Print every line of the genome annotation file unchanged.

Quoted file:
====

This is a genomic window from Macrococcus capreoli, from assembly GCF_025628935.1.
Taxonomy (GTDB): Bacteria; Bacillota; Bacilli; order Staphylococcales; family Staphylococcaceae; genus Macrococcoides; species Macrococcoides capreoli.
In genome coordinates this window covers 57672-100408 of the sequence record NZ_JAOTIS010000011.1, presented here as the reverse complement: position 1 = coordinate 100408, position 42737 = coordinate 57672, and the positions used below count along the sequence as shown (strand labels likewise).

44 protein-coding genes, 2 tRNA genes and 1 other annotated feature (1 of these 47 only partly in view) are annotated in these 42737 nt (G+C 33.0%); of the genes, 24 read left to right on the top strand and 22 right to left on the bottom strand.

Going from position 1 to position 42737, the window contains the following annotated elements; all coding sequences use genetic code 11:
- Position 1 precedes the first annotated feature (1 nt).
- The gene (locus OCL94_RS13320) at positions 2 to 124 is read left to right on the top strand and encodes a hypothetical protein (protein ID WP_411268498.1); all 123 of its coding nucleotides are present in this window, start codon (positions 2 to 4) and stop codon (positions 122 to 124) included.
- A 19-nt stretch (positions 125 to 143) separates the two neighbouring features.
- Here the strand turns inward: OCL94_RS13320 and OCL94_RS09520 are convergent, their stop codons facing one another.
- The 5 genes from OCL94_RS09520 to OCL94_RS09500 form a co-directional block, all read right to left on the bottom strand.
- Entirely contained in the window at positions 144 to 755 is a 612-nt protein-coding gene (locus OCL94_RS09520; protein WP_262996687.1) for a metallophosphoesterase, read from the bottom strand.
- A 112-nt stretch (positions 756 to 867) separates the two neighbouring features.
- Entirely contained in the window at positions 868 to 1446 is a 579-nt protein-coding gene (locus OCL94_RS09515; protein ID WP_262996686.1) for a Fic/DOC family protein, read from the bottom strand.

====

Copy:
This is a genomic window from Macrococcus capreoli, from assembly GCF_025628935.1.
Taxonomy (GTDB): Bacteria; Bacillota; Bacilli; order Staphylococcales; family Staphylococcaceae; genus Macrococcoides; species Macrococcoides capreoli.
In genome coordinates this window covers 57672-100408 of the sequence record NZ_JAOTIS010000011.1, presented here as the reverse complement: position 1 = coordinate 100408, position 42737 = coordinate 57672, and the positions used below count along the sequence as shown (strand labels likewise).

44 protein-coding genes, 2 tRNA genes and 1 other annotated feature (1 of these 47 only partly in view) are annotated in these 42737 nt (G+C 33.0%); of the genes, 24 read left to right on the top strand and 22 right to left on the bottom strand.

Going from position 1 to position 42737, the window contains the following annotated elements; all coding sequences use genetic code 11:
- Position 1 precedes the first annotated feature (1 nt).
- The gene (locus OCL94_RS13320) at positions 2 to 124 is read left to right on the top strand and encodes a hypothetical protein (protein ID WP_411268498.1); all 123 of its coding nucleotides are present in this window, start codon (positions 2 to 4) and stop codon (positions 122 to 124) included.
- A 19-nt stretch (positions 125 to 143) separates the two neighbouring features.
- Here the strand turns inward: OCL94_RS13320 and OCL94_RS09520 are convergent, their stop codons facing one another.
- The 5 genes from OCL94_RS09520 to OCL94_RS09500 form a co-directional block, all read right to left on the bottom strand.
- Entirely contained in the window at positions 144 to 755 is a 612-nt protein-coding gene (locus OCL94_RS09520; protein WP_262996687.1) for a metallophosphoesterase, read from the bottom strand.
- A 112-nt stretch (positions 756 to 867) separates the two neighbouring features.
- Entirely contained in the window at positions 868 to 1446 is a 579-nt protein-coding gene (locus OCL94_RS09515; protein ID WP_262996686.1) for a Fic/DOC family protein, read from the bottom strand.